Foreword Reviews

5th & Hope

Clarion Rating: 3 out of 5

Sewell’s novel journeys through baby boomer anxieties to meaningfully examine a changing culture.

Nathaniel Sewell’s 5th and Hope is a deep exploration of what it feels like to be a white baby boomer coming to terms with a radically different world. Bringing together two journeys across America—one contemporary and one from the 1930s—5th and Hope looks at America’s evolutions over the last century.

Bobby is a long way from his childhood home. A child of working-class Appalachia, he is now firmly established in the wealthy suburbs of Northern California, where he enjoys the luxuries of fine cars and good wines.

After a brief visit home for his mother’s funeral, he’s forced to confront the disparities between his former life and his present one, awakening deep emotional pains that he’s kept buried for so long. In a desperate attempt to help her husband heal his split identities, Bobby’s wife drags him on the adventure of a lifetime.

They follow the path of his grandfather, a missionary from the Bible Institute of Los Angeles, who drove across the continent in a Model A to preach and to establish his family in Kentucky. With his grandfather’s diary as a map and the support of his wife and an eccentric millennial historian they pick up along the way, Bobby bridges his grandfather’s working-class Christian life with the contemporary—and, for Bobby, foreign—realities of working-class America.

5th and Hope is a classic American midlife odyssey, with Bobby, a man who made his life in the new economy of the computer age but who grew up in a world dominated by factories and coal mines, representing the cultural anxieties of the generation that straddles two worlds.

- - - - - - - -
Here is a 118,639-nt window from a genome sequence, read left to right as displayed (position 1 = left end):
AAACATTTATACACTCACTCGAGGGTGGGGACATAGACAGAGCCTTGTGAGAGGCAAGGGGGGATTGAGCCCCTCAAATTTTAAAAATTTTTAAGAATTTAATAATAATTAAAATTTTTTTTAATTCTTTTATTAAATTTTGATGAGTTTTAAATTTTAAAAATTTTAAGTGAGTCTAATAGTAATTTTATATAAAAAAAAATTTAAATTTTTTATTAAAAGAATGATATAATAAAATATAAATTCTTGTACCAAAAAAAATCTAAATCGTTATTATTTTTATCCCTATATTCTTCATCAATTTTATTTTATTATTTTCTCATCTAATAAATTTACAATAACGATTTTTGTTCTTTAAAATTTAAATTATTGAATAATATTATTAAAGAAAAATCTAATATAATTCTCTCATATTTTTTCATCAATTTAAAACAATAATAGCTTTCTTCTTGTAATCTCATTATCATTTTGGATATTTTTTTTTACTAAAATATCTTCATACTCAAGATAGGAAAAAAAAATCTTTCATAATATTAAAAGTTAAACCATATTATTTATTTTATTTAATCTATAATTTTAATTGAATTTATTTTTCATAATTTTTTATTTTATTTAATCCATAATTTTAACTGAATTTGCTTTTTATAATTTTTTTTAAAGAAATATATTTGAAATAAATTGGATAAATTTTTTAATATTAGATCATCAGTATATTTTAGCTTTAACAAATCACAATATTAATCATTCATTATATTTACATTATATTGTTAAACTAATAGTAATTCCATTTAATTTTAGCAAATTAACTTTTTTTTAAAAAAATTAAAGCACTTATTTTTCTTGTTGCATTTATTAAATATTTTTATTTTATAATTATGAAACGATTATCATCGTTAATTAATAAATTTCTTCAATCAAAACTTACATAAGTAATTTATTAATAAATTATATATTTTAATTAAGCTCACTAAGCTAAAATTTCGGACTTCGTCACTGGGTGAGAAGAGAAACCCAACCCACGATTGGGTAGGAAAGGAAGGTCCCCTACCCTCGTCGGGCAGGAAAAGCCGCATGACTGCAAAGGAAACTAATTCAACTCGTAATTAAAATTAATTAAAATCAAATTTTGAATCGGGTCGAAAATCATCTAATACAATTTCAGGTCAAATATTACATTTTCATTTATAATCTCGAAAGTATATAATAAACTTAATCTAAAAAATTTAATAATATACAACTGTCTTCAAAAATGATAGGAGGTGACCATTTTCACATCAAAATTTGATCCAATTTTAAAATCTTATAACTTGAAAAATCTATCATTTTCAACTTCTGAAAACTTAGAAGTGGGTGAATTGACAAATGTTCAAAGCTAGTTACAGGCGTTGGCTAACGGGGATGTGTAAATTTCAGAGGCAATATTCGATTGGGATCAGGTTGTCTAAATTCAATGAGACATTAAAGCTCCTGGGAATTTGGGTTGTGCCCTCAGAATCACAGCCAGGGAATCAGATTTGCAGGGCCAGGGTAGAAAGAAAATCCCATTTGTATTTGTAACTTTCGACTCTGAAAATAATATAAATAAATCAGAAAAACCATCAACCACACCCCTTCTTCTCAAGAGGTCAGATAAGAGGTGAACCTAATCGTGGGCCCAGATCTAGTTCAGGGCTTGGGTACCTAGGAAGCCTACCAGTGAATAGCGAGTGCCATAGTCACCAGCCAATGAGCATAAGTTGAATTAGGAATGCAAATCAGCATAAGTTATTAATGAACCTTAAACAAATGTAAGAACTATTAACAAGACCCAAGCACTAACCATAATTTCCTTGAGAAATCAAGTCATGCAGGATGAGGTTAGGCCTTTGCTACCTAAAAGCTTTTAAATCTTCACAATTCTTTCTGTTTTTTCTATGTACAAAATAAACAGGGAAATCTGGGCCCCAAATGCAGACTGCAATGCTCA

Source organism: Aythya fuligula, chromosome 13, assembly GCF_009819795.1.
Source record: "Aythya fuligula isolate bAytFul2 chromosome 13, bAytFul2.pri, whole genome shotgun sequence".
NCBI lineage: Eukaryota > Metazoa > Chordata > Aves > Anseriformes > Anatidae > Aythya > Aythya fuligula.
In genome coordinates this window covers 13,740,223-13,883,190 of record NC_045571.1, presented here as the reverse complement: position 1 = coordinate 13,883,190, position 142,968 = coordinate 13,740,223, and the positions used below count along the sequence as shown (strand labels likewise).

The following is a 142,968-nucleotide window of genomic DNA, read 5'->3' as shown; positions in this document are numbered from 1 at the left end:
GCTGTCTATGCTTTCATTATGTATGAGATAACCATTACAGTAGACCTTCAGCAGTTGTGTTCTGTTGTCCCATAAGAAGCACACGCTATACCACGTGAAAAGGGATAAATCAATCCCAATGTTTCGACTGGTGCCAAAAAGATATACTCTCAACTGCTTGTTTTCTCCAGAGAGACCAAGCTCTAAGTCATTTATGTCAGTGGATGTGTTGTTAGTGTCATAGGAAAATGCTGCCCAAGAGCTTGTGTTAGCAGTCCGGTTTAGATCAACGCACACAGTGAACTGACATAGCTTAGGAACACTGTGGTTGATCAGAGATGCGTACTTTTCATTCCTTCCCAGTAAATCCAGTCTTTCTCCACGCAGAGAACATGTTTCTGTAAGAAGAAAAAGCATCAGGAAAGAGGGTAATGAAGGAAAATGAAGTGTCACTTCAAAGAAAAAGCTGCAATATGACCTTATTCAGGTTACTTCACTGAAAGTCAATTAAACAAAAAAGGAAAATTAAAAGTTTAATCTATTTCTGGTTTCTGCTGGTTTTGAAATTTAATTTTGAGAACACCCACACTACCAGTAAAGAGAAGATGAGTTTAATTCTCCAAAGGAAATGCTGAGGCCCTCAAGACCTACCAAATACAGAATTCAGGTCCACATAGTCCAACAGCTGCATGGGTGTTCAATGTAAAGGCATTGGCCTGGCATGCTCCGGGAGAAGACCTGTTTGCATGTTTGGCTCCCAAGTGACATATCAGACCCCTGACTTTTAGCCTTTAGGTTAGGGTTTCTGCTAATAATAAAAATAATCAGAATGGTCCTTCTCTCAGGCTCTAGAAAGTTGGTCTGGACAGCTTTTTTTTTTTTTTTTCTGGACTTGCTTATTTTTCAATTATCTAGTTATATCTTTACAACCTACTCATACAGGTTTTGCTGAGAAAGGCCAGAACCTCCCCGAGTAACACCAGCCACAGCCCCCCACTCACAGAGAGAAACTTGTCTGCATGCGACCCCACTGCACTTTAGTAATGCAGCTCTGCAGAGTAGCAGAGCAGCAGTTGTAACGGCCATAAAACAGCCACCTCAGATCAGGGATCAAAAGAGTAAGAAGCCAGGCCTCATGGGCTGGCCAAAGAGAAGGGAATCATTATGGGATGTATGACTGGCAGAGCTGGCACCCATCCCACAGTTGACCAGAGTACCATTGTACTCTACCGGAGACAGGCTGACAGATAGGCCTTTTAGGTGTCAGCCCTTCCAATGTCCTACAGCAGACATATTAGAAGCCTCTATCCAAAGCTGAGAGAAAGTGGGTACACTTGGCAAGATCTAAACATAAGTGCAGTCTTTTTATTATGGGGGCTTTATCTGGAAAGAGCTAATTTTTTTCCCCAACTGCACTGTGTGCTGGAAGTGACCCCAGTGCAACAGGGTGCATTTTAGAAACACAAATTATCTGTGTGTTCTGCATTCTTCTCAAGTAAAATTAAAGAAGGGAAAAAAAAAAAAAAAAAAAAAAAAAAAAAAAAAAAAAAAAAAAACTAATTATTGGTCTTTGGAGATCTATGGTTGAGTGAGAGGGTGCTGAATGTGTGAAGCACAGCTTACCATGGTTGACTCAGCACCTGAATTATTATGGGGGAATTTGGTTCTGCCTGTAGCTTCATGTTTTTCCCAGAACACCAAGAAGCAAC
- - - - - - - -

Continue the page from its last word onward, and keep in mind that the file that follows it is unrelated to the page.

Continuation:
This journey through baby boomer anxiety is at times heavy handed, as with a scene in which Bobby learns how to use Uber. His racialized view of the world is often uncomfortable to interact with. Still, the narrative’s turns result in a character who is more than just a personification of the Wall Street Journal’s op-ed pages.

In personality, Bobby is gruff and potentially unlikable. This is conveyed in the book’s tone and structure. Bobby narrates; his worldview clearly dictates how the story is told. His moments of self-pity and emotional wallowing bog down the plot. In working to recapture the world he remembers, Bobby discovers that it’s up to him to either embrace social changes or be resigned to a life in a nostalgic past.

5th and Hope is a product of the times, a novel that dwells in the concerns of a group that is struggling to understand their role within a changing nation.

Reviewed by Constance Augusta A. Zaber

Disclosure: This article is not an endorsement, but a review. The author of this book provided free copies of the book and paid a small fee to have their book reviewed by a professional reviewer. Foreword Reviews and Clarion Reviews make no guarantee that the author will receive a positive review. Foreword Magazine, Inc. is disclosing this in accordance with the Federal Trade Commission’s 16 CFR, Part 255.

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